Seven-day Magic

Front Cover
Harcourt, Brace & World, 1962 - Juvenile Fiction - 156 pages
45 Reviews
“Luckily for Edward Eager’s fans, the children in his latest book are just as lively and literary as those in Half Magic.”--The New York Times Book Review

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Review: Seven-Day Magic (Tales of Magic #7)

User Review  - Rainier - Goodreads

I loved it. Five children adventure in the past, present, and future. Cats would love it, as it contains around 200 million cats (ok, that's higher than the number is), and there are six children, half boys and half girls. I just LOVE it!!! Read full review

Review: Seven-Day Magic (Tales of Magic #7)

User Review  - Goodreads

I loved it. Five children adventure in the past, present, and future. Cats would love it, as it contains around 200 million cats (ok, that's higher than the number is), and there are six children, half boys and half girls. I just LOVE it!!! Read full review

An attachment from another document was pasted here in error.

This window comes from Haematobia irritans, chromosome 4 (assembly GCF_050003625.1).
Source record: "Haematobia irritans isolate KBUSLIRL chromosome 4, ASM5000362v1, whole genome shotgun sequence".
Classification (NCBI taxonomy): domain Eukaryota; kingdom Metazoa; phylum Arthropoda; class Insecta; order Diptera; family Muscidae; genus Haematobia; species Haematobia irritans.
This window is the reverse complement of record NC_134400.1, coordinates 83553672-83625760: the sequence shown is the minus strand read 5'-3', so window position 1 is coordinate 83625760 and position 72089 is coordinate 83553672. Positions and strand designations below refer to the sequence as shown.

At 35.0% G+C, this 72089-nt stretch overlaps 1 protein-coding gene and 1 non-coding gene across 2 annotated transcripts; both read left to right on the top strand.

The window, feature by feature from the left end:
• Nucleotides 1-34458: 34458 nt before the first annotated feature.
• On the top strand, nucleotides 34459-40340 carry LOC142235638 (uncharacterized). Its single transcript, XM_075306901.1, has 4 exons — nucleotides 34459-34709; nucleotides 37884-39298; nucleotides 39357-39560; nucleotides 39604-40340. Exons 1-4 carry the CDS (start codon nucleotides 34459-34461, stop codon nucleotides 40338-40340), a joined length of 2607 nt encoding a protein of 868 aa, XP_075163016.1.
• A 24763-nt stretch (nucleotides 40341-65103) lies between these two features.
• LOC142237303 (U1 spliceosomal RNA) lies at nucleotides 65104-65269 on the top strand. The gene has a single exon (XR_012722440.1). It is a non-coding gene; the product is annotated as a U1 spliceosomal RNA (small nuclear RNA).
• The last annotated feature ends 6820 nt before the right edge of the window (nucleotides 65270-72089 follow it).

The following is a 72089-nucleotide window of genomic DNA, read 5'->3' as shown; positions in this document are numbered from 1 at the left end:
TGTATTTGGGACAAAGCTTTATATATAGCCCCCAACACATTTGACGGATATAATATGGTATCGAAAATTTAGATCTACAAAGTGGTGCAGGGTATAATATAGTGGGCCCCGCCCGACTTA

All 15 reviews »

About the author (1962)

Edward Eager (1911-1964) worked primarily as a playwright and lyricist. It wasn't until 1951, while searching for books to read to his young son, Fritz, that he began writing children's stories. His classic Tales of Magic series started with the best-selling Half Magic, published in 1954. In each of his books he carefully acknowledges his indebtedness to E. Nesbit, whom he considered the best children's writer of all time--"so that any child who likes my books and doesn't know hers may be led back to the master of us all."  

N. M. Bodecker, an illustrator and author of children's books, died of cancer of the colon Feb. 1 at his home in Hancock, N.H. He was 66 years old.For many years Mr. Bodecker's illustrations appeared in Harper's magazine, as well as The Saturday Evening Post, Esquire and Holiday.He also illustrated books for adults and children's books by other authors, but he was best known for the many children's books that he wrote and illustrated himself. Awards for Poetry.Niels Mogens Bodecker was born and educated in Copenhagen. He emigrated to the United States after World War II and lived for 20 years in New York City and Westport, Conn., before moving to Hancock in 1972.nbsp;He is survived by three sons, Alexander, of Portland, Ore., Torsten, of San Francisco, and Niels, of Hancock.

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